Nate
Nate
5 years ago

I commute around 600 miles a week. My wife and I can’t afford to get a better mpg car, my Avalon averages 26mpg and I’m mainly on the highway. Anyways I’m saving close to $40 a week and loving it. That’s an $160 we’re putting towards our debt. Some of my relatives don’t like it because they work in the oil boom here and are starting to face lay offs. I kinda feel sorry for them but I’m pocketing the extra money and my opinion is that instead if them buying a new ZO6 corvette with how much you make… Read more »

Donna Freedman
Donna Freedman
5 years ago
Reply to  Nate

I live in Alaska, where the cost of oil is a huge concern. Sure hope that tourism grows enough to make up for the deficit.
Love the fact that you’re putting the extra $160 toward debt. It’s so nice to come in ahead of your payback schedule.

Rail
Rail
5 years ago

The Des Moines Register just had a article on this subject the other day, and most experts in the Midwest are expecting the retail price of gasoline to bottom out another dime and then start to climb back up do to summer blending of fuels. Don’t expect a return to buck a gallon gasoline to ever happen again unless some ungodly HUGE reserve of oil was discovered in a “friendly” part of the world. At best I’m just banking the couple hundred bucks a year windfall cheap fuel has given us and getting ready for the next big spike in… Read more »

Robert
Robert
5 years ago

What JS said.

We keep a strict budget. Any money not spent is savings.

BE Pennypacker
BE Pennypacker
5 years ago

I like saving some of the savings for when gas prices go back up. I try to set aside about 25% of my monthly gas bill, that way I don’t have to stretch my budget too much when prices head back up above 3 or $4.

Abigail
Abigail
5 years ago

Thanks for the shout-out.

Sadly, I’ve heard reports that sales of SUVs have increased. Hopefully, frugal people will take advantage of the opportunity to save.

We just got a new (to us) car. We still fill up every two weeks or so, but it now costs $30 or less. Compared to $50-60.

Hooray!

rosarugosa
rosarugosa
5 years ago

Our electric rates spiked at just about the same time gas dropped, so most of our gas “savings” is going to the electric company.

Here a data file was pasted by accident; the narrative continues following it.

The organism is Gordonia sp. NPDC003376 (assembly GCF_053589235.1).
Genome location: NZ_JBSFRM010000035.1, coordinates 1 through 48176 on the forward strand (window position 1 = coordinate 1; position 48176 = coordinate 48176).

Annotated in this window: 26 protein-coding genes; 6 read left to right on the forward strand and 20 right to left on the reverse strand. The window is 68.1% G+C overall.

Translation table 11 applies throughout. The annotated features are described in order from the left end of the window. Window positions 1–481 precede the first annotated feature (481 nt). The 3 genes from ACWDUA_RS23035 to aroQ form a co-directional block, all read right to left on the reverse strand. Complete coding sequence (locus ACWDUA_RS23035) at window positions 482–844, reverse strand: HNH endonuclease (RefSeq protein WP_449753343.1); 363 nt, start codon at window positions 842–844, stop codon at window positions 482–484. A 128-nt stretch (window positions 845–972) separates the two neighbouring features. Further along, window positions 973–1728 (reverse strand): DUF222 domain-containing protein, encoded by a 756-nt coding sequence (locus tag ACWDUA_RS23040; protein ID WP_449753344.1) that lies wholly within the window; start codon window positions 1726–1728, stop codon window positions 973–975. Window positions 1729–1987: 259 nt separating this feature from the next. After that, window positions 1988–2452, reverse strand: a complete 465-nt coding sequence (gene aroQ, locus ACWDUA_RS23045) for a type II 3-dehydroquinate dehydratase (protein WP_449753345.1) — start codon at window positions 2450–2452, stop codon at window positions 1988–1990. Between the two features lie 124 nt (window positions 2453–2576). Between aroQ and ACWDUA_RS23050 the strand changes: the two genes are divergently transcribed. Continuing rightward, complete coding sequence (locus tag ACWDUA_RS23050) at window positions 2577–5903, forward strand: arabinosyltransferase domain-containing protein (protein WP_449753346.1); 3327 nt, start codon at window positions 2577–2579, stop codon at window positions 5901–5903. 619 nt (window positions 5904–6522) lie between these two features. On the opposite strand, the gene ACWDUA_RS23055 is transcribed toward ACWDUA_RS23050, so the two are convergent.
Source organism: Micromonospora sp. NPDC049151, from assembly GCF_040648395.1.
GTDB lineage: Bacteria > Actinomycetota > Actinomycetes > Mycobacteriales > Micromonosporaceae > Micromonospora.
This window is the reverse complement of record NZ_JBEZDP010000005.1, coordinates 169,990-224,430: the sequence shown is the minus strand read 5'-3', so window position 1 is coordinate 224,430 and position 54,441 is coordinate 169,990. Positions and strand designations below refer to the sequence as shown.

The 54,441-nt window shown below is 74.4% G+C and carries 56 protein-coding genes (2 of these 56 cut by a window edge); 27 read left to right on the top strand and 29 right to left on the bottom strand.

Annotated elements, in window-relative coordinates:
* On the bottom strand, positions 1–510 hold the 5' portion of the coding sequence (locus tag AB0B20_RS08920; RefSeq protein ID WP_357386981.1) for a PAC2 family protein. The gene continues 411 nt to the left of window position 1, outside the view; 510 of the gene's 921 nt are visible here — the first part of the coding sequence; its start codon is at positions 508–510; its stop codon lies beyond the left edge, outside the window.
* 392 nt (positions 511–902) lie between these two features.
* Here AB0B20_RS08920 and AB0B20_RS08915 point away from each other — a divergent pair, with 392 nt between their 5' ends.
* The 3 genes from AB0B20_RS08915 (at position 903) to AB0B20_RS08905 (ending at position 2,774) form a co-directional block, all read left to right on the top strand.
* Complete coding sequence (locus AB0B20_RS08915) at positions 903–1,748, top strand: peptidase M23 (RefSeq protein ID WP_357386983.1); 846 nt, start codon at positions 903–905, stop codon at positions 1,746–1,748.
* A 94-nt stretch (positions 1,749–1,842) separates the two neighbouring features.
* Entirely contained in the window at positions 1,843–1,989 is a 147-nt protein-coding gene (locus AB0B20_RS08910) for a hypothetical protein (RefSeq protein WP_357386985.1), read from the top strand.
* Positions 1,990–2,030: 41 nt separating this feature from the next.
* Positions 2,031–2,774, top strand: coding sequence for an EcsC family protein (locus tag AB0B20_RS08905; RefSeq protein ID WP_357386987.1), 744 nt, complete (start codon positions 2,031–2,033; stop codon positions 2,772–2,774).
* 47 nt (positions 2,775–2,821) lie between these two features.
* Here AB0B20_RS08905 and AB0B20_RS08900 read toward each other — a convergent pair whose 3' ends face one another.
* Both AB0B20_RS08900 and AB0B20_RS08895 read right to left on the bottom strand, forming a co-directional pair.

Donna Freedman
Donna Freedman
5 years ago
Reply to  rosarugosa

Two steps forward, one step back…On the other hand, at least the savings are offsetting the spike.

Debt Hater
Debt Hater
5 years ago

I’ve actually been reading that the sales of SUVs and light trucks have increased! People have extremely short memories and they are going to be the same ones complaining whenever gas prices start to head back up.

I get around 30MPG and did a decent amount of travel last month, so didn’t see any huge savings yet. I am expecting to save $10-15 this month and hoping to put it towards additional savings.

Donna Freedman
Donna Freedman
5 years ago
Reply to  Debt Hater

I was a teenager in the 1970s and remember the mania for getting cars with good mileage. Years went by and people decided they wanted gas-guzzlers once more.
As Mark Twain is alleged to have said, “History doesn’t repeat itself, but it does rhyme.”

Martha
Martha
5 years ago

Unfortunately, due to Obamacare, our monthly health insurance premiums jumped up over $500/month January 1st, so any gas savings is having to go towards that. Thank goodness for gas going down at this time.

Beard Better
Beard Better
5 years ago

As an avid public transportation-ist I can’t really join in the celebrations here, although I am glad that falling gas prices may help a lot of people make a little extra progress on paying off debt. Enjoy it while it lasts, because it will not be for long I think.

Also, I just had to mention this line “So check last year’s budget to see how many gallons of gas you bought last year”. I’m all for budgeting, but come on now.